Online discussion forums are the future of conferences

In light of McGill’s announcement that instruction will continue primarily online during the Winter 2021 semester, students in the Faculty of Arts must prepare for the possibility that most of their conferences will remain remote. This new reality will disappoint those who miss direct face-to-face interaction with their peers. However, students should not dismiss the strengths of discussion forums, which make them a viable alternative to the flawed in-person conference system. Discussion posts are more inclusive and easier to grade, and they create more well-thought-out discourse than in-person meetings. Arts students would benefit from their continued use alongside traditional conferences. 

Even in a casual setting like a weekly conference, public speaking can be daunting for many students. Those who have social anxiety may feel too intimidated to openly voice their thoughts, especially when meetings delve into controversial topics that sometimes provoke strong responses from fellow students. Discussions on myCourses reduce fears of public speaking, making the virtual conference a more inclusive place to share one’s ideas. 

MyCourses discussions also give students more time to think about their answers than they would have in a standard conference. Although some professors and teaching assistants release questions in advance, meetings can become highly spontaneous when discussion leaders pose new questions and when classmates react to each other’s perspectives. This format benefits students who can think quickly and improvise answers, but a textual forum enables more thorough consideration of different arguments. Thus, discussion posts produce higher-quality conversations than face-to-face conferences can.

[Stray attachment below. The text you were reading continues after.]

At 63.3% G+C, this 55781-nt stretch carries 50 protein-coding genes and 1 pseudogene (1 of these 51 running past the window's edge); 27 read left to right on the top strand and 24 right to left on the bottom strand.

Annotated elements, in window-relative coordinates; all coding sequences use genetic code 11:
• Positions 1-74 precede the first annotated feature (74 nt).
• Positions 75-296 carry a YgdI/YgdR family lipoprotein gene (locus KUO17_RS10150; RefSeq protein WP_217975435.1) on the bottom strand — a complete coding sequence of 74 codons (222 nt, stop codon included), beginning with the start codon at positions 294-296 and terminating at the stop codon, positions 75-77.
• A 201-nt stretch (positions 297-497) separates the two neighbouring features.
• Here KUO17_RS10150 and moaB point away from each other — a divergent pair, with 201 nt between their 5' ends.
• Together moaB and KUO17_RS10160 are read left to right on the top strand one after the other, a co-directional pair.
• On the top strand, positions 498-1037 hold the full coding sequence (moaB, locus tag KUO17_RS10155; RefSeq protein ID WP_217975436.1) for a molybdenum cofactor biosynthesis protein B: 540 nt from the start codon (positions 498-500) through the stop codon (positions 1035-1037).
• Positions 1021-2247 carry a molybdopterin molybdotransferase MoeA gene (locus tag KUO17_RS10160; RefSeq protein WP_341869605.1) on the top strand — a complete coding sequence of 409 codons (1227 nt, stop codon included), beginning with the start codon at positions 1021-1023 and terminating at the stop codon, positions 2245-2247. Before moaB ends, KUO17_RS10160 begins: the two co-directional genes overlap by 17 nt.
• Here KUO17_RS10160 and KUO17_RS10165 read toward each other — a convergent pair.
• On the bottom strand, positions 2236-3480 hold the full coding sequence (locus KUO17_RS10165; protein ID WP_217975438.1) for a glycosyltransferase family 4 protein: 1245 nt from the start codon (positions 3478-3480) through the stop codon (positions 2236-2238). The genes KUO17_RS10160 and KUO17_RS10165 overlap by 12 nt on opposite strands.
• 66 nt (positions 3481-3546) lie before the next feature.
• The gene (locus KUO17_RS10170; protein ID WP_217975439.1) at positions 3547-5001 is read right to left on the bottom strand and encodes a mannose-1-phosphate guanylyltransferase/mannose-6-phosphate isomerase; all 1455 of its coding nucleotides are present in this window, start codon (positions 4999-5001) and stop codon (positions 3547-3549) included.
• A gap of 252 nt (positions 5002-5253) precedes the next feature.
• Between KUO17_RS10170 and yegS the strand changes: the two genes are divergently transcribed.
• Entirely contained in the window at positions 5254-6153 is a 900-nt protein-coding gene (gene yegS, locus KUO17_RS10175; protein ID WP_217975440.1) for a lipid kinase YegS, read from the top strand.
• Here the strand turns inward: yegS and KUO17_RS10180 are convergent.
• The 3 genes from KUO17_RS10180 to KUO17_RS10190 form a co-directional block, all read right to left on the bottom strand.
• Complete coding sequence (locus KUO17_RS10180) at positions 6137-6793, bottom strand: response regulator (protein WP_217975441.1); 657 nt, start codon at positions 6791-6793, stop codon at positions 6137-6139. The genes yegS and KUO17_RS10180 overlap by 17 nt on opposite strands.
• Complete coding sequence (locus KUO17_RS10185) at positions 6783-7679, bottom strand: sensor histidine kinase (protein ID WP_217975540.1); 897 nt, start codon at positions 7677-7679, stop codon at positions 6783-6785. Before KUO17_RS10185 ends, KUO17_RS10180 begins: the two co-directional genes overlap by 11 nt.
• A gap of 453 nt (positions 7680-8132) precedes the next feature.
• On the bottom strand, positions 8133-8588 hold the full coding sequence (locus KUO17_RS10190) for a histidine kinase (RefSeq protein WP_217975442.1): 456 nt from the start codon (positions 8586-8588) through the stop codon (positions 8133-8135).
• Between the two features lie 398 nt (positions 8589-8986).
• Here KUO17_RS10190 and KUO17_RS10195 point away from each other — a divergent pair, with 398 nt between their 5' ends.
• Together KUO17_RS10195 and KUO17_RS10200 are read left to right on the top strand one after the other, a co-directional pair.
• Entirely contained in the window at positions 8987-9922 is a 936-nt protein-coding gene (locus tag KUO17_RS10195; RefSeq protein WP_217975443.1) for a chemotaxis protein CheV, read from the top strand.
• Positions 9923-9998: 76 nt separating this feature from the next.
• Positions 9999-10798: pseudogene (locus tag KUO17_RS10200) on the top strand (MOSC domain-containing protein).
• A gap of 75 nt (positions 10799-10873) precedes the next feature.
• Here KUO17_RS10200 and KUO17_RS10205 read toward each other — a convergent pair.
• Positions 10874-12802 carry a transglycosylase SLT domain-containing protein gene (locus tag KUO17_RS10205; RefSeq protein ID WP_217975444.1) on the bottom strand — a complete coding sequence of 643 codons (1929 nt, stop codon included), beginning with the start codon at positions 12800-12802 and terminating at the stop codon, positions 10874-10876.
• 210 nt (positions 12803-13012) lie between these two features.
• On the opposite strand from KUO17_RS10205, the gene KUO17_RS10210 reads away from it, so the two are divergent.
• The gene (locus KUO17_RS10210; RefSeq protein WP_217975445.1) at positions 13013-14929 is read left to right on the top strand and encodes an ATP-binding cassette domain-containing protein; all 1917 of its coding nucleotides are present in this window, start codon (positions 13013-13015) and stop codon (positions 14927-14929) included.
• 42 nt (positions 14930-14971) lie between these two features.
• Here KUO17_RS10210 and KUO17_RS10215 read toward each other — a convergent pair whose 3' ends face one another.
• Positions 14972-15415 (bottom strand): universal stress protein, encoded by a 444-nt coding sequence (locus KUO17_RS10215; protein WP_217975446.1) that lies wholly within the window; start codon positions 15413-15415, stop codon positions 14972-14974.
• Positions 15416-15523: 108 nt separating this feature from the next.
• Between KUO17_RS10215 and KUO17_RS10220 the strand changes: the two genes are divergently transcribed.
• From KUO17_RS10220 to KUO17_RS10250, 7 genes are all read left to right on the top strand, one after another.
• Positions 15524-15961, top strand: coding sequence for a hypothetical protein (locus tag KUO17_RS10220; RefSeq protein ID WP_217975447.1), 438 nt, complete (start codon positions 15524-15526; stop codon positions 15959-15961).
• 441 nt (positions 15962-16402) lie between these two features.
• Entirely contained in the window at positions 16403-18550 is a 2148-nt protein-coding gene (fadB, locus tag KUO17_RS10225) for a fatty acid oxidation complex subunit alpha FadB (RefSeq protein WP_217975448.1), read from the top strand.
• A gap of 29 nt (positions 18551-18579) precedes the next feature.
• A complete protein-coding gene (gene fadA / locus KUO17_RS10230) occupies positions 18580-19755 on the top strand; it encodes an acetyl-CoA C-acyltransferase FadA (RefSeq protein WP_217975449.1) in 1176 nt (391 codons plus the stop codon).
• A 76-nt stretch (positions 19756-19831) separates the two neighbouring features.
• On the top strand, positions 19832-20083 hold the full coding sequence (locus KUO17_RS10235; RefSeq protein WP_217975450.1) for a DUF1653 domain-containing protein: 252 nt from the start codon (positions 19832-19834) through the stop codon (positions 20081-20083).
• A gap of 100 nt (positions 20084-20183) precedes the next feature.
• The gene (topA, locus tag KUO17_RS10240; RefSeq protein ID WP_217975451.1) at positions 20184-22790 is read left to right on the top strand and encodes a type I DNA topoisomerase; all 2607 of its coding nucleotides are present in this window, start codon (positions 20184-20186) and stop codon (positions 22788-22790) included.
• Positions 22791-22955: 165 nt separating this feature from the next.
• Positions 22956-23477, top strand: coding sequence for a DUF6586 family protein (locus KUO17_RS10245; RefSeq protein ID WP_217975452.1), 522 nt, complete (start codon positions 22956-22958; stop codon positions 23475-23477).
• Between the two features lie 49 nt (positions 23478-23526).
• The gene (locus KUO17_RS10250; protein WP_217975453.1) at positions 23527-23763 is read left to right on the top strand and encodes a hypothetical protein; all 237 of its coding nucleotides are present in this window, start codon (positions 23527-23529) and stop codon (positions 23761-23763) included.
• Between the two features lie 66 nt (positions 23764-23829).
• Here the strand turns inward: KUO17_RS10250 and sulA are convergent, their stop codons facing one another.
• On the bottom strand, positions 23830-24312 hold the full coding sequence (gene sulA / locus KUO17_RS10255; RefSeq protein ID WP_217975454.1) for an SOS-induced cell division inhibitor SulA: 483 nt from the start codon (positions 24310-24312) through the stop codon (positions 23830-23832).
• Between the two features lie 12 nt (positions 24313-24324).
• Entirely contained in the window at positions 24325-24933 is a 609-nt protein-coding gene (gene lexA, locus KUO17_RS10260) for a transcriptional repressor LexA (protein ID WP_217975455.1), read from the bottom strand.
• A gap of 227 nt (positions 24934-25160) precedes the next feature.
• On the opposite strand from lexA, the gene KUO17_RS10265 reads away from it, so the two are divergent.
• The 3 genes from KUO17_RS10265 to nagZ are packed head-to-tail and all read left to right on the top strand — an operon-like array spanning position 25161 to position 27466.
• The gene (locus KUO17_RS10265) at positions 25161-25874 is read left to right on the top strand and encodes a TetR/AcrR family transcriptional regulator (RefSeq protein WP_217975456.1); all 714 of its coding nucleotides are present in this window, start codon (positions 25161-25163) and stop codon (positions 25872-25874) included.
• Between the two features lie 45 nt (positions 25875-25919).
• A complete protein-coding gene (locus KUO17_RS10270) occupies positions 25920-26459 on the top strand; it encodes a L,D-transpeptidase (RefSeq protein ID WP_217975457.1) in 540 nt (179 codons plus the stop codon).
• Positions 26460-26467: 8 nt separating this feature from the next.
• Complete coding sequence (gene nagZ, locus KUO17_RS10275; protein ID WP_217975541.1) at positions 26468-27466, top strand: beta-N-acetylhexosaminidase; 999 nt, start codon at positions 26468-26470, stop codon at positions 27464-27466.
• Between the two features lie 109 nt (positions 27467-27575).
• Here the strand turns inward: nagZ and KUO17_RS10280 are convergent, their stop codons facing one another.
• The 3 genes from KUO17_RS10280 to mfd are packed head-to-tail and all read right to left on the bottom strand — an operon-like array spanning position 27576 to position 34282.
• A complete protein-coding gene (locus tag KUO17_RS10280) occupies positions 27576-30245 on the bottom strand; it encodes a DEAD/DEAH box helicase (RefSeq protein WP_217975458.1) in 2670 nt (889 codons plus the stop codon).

Online discussion boards also solve one of the most significant problems with in-person conferences: They are challenging to grade fairly. When conferences are evaluated by participation, some students try to speak as much as they can to obtain the highest possible mark. This comes at the expense of those who are not called upon, since they are afforded less speaking time and therefore receive lower participation grades. Some conferences are assessed by attendance alone, with no incentive for students to speak. In this format, students are not motivated to prepare in advance, leading to periods of awkward silence broken only by a small number of individuals who have done the necessary work beforehand and feel obliged to contribute. On the other hand, discussion forums require a minimum level of participation from each group member, such as making one original post and commenting on a classmate’s post. They also allow those who are more interested in the conversation to continue it without preventing their classmates from contributing and earning a good grade. While in-person conferences can cause students to speak either too much or too little, an online platform provides a more equitable grading scheme that suits more students’ learning styles.

Detractors would argue that discussion boards are a poor replacement for conferences because they inhibit the natural flow of intellectual debate. Many feel that interpersonal communication is integral to the university experience and that discussion posts amount to little more than additional essays. Although instructors should work to carry the relaxed atmosphere of a conference into a virtual format, creating a truly equivalent experience would be impossible. Those who miss the organic connections fostered by conferences should feel welcome to return to them once the public health situation permits doing so, and video calls can continue to be used as a substitute in the meantime. However, professors should adapt syllabi going forward to allow discussion posts as an alternative for those who find conferences more challenging. 

Although online discussion boards may not be the best choice for everyone, they can mitigate many problems that currently exist with conferences. They help students who find public speaking challenging, foster more intelligent discourse, and level the playing field by providing equal opportunities to contribute. McGill should allow students who prefer myCourses threads to continue using them, even after in-person conferences resume.

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